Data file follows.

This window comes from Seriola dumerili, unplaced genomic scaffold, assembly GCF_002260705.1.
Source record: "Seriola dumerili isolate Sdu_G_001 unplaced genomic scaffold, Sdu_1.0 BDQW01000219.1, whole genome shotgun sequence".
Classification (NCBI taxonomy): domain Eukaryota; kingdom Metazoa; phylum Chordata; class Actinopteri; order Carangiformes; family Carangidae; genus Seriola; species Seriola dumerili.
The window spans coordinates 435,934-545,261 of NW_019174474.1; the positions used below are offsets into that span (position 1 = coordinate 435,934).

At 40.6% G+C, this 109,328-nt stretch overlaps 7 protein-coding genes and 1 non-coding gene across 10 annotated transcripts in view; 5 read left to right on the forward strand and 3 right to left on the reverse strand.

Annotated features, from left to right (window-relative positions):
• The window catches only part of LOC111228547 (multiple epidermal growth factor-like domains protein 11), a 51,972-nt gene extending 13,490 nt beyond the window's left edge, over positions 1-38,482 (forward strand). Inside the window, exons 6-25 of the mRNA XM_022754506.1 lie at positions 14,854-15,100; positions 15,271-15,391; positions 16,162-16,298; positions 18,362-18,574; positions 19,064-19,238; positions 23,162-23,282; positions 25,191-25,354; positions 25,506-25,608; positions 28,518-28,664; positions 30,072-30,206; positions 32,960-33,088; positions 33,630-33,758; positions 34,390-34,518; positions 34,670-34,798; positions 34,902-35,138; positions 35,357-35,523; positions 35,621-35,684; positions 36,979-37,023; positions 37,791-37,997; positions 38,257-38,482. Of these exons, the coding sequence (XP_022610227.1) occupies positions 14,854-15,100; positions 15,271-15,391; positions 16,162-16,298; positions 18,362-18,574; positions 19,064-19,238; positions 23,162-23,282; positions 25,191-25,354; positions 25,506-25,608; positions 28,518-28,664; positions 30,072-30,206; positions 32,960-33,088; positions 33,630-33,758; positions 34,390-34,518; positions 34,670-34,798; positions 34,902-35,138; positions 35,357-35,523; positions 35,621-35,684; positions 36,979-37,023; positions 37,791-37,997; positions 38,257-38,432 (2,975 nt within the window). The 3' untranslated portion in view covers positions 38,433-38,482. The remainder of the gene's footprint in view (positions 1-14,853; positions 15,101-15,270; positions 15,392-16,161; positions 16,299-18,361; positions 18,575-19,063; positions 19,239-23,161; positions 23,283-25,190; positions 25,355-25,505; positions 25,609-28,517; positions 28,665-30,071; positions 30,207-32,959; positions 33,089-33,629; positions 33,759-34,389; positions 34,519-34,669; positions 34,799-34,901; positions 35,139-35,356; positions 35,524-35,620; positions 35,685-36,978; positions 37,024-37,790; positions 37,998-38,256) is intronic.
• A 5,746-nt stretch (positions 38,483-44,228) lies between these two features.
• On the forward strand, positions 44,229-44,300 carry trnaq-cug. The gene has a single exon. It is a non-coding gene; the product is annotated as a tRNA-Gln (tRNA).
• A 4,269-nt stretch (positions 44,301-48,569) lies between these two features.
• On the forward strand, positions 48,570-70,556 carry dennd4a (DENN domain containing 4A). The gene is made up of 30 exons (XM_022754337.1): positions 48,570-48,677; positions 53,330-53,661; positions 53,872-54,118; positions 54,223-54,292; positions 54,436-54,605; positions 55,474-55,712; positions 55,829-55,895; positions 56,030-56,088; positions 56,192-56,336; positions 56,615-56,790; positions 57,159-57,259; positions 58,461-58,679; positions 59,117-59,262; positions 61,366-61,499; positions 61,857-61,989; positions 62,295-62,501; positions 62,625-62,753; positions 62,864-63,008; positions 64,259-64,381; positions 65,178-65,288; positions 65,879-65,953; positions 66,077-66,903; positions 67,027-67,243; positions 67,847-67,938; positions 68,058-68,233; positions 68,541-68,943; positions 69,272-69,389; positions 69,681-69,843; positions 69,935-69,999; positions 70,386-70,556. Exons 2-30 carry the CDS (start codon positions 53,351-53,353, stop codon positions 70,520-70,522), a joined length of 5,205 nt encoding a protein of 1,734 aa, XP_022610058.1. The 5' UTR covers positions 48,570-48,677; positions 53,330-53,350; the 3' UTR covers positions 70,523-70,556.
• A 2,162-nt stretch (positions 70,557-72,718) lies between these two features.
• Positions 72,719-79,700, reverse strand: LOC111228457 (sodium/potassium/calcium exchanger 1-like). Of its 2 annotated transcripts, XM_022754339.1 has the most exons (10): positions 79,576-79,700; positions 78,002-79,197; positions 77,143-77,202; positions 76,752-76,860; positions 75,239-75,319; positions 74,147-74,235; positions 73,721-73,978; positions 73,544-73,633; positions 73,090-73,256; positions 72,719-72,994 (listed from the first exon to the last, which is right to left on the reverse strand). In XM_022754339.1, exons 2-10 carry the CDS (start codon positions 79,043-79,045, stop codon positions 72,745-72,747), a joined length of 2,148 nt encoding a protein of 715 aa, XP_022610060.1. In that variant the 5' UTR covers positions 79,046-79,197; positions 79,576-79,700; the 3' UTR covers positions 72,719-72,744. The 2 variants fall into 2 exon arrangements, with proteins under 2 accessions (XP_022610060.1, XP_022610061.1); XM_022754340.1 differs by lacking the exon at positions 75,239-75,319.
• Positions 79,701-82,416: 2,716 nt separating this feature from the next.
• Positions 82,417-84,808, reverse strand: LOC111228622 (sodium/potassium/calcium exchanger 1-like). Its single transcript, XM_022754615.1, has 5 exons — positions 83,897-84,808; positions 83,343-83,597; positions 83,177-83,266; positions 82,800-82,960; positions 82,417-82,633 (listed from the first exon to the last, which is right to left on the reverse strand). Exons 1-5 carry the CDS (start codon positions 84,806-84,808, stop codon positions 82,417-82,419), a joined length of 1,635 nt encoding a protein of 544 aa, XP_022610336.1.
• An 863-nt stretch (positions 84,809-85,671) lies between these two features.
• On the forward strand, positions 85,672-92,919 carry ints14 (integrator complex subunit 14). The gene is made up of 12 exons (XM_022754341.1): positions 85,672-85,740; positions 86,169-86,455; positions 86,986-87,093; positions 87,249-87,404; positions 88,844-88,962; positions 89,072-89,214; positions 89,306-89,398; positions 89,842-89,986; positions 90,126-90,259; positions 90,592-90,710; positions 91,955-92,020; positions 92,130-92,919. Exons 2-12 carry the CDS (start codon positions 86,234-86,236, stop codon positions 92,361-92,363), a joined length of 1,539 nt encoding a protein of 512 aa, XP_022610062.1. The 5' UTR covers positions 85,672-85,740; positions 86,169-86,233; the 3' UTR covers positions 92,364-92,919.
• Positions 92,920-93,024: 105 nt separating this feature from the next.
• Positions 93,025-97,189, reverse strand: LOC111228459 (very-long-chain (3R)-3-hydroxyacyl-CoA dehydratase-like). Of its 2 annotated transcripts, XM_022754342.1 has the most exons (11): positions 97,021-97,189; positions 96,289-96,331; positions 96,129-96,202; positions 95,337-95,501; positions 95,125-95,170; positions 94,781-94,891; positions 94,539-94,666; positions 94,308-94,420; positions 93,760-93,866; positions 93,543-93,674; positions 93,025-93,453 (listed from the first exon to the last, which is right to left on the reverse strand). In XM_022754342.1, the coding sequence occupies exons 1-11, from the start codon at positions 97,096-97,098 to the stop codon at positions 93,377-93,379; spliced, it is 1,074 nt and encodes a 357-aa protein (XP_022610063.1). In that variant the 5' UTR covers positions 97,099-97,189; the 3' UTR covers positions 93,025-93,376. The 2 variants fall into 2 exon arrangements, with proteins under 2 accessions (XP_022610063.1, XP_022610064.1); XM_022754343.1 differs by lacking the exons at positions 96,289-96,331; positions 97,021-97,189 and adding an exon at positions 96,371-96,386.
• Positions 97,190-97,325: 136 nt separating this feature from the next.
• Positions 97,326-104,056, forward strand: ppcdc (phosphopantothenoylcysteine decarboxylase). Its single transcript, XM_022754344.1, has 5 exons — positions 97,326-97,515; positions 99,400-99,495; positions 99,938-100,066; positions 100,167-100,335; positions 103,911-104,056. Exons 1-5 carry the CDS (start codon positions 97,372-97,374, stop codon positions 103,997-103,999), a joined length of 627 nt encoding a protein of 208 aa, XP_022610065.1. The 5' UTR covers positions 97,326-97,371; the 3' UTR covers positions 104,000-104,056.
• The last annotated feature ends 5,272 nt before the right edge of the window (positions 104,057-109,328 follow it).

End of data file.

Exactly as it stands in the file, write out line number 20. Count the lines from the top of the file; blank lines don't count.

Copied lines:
• Positions 97,190-97,325: 136 nt separating this feature from the next.